South Africa


‘She was still breathing’: Death of schoolgirl Tinyiko Ndlovu in Soweto mall looting mayhem leaves family in agony

Tinyiko Ndlovu, 14, died during looting at Ndofaya Mall in Meadowlands, Soweto, on 12 July 2021. (Photo: Supplied)

Tinyiko Ndlovu died last week during the looting of Ndofaya Mall in Meadowlands, Soweto. She was only 14. Her family describe the horrifying night they found out what happened.

Dorothy Ndlovu started to worry when her granddaughter Tinyiko did not return home on the afternoon of Monday, 12 July 2021. While school has been suspended during the Covid-19 lockdown, the Grade 9 pupil would often leave home in the morning to spend time with friends and return to eat and prepare a meal for Dorothy in the afternoon.

“She had left home around 8am in the company of her friends. All the time we thought she was playing with friends only to be called to the gruesome scene where she lay,” said Tinyiko’s cousin, Ayanda Ndlovu, in the family’s home in Meadowlands Zone 5, Soweto.

Tinyiko Ndlovu
Tinyiko Ndlovu, 14, came from a family of entertainers. Her grandmother, who died last week, had been a member of Gibson Kente’s acting company — a photo of her performing hung from the wall. Her mother was a professional singer. (Photo: Supplied)

Tinyiko, who was 14, moved from Mpumalanga to Johannesburg to live with relatives after her mother, Thembeka, died in 2009. She was attending Lamola Jubilee Secondary School in Meadowlands, a kilometre from Ndofaya Mall.

“It was just after 5pm we learnt through some community members that some people were injured at the Ndofaya Mall. I thought the people were just injured. Little did I know many had died,” said Tinyiko’s aunt, Tracy Nyathi.

Rampant violence and looting, which first erupted in KwaZulu-Natal, was sweeping through Soweto and after targeting the Meadowlands Pick n Pay centre a large crowd moved to the nearby Ndofaya Mall.

On Monday evening the family was informed that Tinyiko was among those who had been injured during the looting of the mall.

“I was the second person to arrive on the scene. I had only been told she was injured. They were probably not comfortable to say she died,” said Nyathi.

The family don’t know exactly how Tinyiko died. They were told she was trapped by a roller door at the rear entrance to the mall. They don’t know whether she was injured in the stampede as looters tried to gain access to the mall, or by the roller door as it was forced open.

Dorothy Ndlovu, Ayanda Ndlovu, Tracy Nyathi and Nomsa Ndaba mourn the death of 14-year-old Tinyiko Ndlovu who died on 12 July 2021 during looting at Ndofaya Mall in Meadowlands, Soweto. (Photo: Greg Nicolson)

Nyathi, Ayanda and Tinyiko’s grandmother Dorothy sat on a mattress as they recalled the night they found the 14-year-old. Family friend Nomsa Ndaba sat nearby. An open Bible and a burning candle lay next to the mattress.

“When I found her she was still breathing. She would sit and stumble to stay on her feet. They poured water over her but she died during that time and that’s what is agonising for us as a family,” said Nyathi.

“I found her lying there and she was not alone. There were many of them. It was extremely painful for me to see so many people lying there as if they were ants. It’s so painful. We did not know that looting would loot our precious child at this early age.”

“When we found her, she had nothing on her,” said Ayanda.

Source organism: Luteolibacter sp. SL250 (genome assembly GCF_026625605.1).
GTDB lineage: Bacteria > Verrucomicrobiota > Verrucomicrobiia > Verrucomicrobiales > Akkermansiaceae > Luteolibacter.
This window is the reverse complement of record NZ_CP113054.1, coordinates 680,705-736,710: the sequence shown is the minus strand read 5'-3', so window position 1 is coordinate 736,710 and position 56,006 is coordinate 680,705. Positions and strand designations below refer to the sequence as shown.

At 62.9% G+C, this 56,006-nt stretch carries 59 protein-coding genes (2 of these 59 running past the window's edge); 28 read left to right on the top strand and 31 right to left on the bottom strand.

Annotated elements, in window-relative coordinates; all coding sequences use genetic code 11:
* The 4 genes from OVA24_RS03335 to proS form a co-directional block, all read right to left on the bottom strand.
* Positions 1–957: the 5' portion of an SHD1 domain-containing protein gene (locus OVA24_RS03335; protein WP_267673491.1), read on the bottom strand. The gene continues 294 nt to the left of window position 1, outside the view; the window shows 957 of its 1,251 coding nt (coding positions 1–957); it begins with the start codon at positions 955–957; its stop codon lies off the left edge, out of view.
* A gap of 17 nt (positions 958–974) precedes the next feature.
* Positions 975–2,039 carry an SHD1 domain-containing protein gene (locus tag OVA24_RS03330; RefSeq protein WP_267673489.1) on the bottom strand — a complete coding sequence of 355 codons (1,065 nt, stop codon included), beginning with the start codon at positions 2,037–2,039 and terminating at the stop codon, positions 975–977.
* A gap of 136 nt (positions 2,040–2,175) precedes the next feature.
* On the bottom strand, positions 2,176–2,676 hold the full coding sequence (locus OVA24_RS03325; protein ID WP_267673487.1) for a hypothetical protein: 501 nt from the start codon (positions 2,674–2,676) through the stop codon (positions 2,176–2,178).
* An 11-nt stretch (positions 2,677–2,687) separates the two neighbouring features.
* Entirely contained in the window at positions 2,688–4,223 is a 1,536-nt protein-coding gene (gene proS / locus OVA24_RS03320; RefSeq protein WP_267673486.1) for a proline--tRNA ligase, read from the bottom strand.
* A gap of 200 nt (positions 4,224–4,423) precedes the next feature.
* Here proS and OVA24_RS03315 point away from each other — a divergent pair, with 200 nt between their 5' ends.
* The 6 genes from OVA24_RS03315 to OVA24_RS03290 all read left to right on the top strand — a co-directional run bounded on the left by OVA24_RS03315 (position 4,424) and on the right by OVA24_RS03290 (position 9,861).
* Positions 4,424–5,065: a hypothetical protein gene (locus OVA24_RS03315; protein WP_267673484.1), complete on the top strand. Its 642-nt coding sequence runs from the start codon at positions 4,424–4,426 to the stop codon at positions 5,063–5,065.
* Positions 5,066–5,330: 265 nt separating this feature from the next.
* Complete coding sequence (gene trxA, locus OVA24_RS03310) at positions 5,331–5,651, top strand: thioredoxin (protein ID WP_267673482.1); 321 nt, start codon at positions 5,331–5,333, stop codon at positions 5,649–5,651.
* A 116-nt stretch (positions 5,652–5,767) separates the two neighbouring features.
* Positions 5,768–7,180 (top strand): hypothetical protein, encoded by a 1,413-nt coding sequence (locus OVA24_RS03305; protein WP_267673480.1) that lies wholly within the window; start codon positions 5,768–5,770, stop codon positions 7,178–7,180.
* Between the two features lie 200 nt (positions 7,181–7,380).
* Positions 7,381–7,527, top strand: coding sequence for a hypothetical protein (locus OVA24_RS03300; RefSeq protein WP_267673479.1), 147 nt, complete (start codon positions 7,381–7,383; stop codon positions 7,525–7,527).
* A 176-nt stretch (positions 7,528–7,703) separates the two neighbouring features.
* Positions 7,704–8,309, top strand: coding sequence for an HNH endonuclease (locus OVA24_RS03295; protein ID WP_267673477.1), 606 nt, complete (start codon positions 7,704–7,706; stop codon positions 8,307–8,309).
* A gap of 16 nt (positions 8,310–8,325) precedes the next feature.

“We did not even know where her phone was. It was brought here afterwards. It was brought by one of her friends,” said Nyathi.

Tinyiko Ndlovu, 14, ‘was obsessed with beauty and fashion and she herself was very beautiful,’ said her aunt, Tracy Nyathi. (Photo: Supplied)

“It has shocked us to learn that she was caught up in the looting,” added Ndaba.

Tinyiko came from a family of entertainers. Her other grandmother, who died last week, had been a member of Gibson Kente’s acting company — a photo of her performing hung from the wall. Her mother was a professional singer. Tinyiko achieved good results in school, but had not decided what career she wanted to pursue.

“She would tell you she wants to be as famous as her entertainment idols,” smiled Ayanda.

“She really loved fashion,” said Ndaba.

“Beauty, she was obsessed with beauty and fashion and she herself was very beautiful,” Nyathi said.

“She was a bubbly child. She was a lover of life and all things nice. She loved fashion. She was a lovely child. Her granny is the only elder she was left with,” she added.

Nyathi said that after Tinyiko died, the police refused to let the family, or the funeral home they had arranged, take the body. She said the 10 bodies were finally removed at about 2.30am on Tuesday. The family worried Tinyiko was getting cold.

“They told me they do not allow undertakers to take away any of the bodies and that they will be taken to a government mortuary,” said Nyathi.

“They told us we will find her at Chris Hani Baragwanath Hospital. They were taken to Bara,” said Ndlovu.

Only some of the names of the 10 who died at Ndofaya Mall last week have been made public, including 15-year-old Puleng Shabangu and 28-year-old Mthokozisi Ndwandwe.

“This looting left us with too much pain. If it was older people I would understand. It’s children. They cannot say they were out there because they are starving, because their parents do everything for them,” said Nyathi.

“She did not go there because she starves here at home or because she is needy. It’s being childish, they find themselves all over the place. This is the moment when I just wish that they were in school,” she said.

Tinyiko will be buried on Tuesday at Avalon Cemetery. She will rest next to her recently departed grandmother. DM


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